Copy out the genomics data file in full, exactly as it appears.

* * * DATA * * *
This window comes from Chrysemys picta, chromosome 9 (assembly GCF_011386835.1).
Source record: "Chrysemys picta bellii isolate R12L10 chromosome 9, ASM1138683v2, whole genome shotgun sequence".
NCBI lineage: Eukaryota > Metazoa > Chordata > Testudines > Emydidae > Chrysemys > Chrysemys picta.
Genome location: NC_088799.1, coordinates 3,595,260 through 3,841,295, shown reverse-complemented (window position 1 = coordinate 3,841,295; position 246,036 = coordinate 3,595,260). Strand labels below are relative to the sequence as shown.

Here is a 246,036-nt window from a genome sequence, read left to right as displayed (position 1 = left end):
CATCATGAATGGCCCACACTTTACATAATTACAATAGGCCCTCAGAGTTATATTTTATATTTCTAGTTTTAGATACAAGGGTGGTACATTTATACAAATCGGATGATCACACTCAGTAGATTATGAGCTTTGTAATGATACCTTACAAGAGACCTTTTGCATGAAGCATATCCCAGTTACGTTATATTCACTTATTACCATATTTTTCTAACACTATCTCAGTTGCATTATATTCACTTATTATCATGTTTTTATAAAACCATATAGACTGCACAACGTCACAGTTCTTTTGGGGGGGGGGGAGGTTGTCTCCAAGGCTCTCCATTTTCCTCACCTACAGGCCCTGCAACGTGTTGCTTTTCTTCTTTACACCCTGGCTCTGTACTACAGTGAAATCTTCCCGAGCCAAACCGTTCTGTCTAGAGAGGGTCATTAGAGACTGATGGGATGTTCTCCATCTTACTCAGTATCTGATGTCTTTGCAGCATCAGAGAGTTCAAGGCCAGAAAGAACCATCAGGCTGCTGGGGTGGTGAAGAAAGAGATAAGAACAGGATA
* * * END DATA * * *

This window comes from Chrysemys picta, chromosome 9 (assembly GCF_011386835.1).
Source record: "Chrysemys picta bellii isolate R12L10 chromosome 9, ASM1138683v2, whole genome shotgun sequence".
NCBI lineage: Eukaryota > Metazoa > Chordata > Testudines > Emydidae > Chrysemys > Chrysemys picta.
Genome location: NC_088799.1, coordinates 3,595,260 through 3,841,295, shown reverse-complemented (window position 1 = coordinate 3,841,295; position 246,036 = coordinate 3,595,260). Strand labels below are relative to the sequence as shown.

Here is a 246,036-nt window from a genome sequence, read left to right as displayed (position 1 = left end):
CATCATGAATGGCCCACACTTTACATAATTACAATAGGCCCTCAGAGTTATATTTTATATTTCTAGTTTTAGATACAAGGGTGGTACATTTATACAAATCGGATGATCACACTCAGTAGATTATGAGCTTTGTAATGATACCTTACAAGAGACCTTTTGCATGAAGCATATCCCAGTTACGTTATATTCACTTATTACCATATTTTTCTAACACTATCTCAGTTGCATTATATTCACTTATTATCATGTTTTTATAAAACCATATAGACTGCACAACGTCACAGTTCTTTTGGGGGGGGGGGAGGTTGTCTCCAAGGCTCTCCATTTTCCTCACCTACAGGCCCTGCAACGTGTTGCTTTTCTTCTTTACACCCTGGCTCTGTACTACAGTGAAATCTTCCCGAGCCAAACCGTTCTGTCTAGAGAGGGTCATTAGAGACTGATGGGATGTTCTCCATCTTACTCAGTATCTGATGTCTTTGCAGCATCAGAGAGTTCAAGGCCAGAAAGAACCATCAGGCTGCTGGGGTGGTGAAGAAAGAGATAAGAACAGGATA